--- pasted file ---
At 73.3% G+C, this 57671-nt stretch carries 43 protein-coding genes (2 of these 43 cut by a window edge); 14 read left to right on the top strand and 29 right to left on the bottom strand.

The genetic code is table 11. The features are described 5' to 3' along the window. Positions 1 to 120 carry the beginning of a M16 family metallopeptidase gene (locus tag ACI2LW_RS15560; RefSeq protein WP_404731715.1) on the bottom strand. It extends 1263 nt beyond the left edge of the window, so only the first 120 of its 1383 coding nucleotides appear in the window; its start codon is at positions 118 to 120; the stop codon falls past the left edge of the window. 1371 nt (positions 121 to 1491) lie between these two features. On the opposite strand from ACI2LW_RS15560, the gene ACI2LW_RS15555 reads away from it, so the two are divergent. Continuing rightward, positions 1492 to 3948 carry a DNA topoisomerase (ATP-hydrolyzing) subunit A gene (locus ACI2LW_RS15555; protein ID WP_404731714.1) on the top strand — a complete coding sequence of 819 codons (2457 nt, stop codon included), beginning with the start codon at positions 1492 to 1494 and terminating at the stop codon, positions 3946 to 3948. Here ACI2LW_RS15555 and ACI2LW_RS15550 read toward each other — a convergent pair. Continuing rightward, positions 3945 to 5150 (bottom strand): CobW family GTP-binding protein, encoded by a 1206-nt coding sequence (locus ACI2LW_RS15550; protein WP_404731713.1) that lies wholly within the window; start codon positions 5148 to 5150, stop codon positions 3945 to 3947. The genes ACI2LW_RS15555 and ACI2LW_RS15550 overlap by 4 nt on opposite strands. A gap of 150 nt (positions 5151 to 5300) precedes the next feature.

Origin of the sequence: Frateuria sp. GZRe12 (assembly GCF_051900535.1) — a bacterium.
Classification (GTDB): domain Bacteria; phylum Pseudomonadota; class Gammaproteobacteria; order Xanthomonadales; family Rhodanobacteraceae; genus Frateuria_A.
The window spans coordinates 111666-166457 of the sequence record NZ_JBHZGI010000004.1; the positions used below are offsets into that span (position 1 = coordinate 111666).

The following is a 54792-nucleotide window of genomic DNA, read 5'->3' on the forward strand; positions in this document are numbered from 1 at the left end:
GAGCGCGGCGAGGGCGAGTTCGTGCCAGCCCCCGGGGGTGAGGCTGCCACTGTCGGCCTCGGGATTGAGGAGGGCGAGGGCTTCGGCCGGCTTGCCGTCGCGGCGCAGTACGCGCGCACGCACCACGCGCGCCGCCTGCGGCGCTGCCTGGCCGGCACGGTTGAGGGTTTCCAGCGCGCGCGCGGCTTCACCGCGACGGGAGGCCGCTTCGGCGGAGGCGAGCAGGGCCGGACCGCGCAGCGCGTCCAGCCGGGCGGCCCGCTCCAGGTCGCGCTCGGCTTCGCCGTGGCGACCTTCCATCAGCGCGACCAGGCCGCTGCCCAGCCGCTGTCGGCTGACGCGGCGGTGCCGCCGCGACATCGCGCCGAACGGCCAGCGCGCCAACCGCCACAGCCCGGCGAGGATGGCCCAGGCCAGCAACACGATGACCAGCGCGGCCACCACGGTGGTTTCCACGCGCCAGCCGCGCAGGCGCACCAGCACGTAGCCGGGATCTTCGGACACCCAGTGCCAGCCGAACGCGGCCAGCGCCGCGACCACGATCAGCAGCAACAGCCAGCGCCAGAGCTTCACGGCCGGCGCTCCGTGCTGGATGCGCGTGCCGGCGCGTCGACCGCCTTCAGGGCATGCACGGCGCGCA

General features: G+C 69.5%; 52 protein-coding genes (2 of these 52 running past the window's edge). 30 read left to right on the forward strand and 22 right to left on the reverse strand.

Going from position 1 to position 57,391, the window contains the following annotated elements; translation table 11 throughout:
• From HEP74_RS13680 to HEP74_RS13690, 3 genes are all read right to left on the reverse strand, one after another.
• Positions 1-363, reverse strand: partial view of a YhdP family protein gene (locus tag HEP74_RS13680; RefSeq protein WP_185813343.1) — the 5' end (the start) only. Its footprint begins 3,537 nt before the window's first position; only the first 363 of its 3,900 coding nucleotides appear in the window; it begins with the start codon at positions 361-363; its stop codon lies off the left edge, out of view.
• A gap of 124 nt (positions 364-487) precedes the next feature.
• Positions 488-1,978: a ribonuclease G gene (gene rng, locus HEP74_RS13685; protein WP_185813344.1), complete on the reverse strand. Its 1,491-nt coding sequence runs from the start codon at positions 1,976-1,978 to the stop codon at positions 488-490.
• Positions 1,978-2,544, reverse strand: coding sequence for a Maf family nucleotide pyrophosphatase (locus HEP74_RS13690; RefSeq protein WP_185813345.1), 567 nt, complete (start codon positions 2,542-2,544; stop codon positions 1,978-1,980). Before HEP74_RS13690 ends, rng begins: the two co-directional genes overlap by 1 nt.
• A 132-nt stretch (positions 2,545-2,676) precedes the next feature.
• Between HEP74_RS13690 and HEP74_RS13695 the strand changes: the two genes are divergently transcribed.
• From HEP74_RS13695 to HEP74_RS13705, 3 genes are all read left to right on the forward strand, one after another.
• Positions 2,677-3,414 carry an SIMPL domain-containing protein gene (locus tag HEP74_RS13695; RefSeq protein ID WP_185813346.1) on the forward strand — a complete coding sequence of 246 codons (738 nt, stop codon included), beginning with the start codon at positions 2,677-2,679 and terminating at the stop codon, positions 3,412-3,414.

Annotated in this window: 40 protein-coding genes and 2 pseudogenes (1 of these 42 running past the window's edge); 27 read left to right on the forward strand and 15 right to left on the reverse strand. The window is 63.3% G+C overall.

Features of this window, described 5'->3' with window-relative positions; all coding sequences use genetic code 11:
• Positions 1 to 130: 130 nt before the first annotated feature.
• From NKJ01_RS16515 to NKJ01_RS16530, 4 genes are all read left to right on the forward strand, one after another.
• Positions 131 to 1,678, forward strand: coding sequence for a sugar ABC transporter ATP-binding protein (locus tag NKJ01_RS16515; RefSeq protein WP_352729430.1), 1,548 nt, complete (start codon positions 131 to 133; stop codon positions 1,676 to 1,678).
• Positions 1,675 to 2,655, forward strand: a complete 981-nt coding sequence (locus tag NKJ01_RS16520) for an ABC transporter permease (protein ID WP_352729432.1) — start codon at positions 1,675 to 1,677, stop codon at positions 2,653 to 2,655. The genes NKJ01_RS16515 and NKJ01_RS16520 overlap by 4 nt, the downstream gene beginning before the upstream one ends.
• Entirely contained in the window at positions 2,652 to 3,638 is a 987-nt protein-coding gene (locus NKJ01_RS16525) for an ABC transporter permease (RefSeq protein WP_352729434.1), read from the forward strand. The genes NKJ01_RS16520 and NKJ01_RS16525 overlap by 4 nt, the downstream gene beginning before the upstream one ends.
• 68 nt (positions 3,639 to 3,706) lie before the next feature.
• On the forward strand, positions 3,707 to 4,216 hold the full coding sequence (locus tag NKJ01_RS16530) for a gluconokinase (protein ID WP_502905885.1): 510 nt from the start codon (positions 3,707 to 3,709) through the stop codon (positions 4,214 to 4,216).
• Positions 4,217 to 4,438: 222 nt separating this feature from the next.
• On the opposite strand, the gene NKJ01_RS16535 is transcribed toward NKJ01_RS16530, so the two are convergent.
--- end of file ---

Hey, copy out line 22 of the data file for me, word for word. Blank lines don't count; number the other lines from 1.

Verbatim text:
• From NKJ01_RS16515 to NKJ01_RS16530, 4 genes are all read left to right on the forward strand, one after another.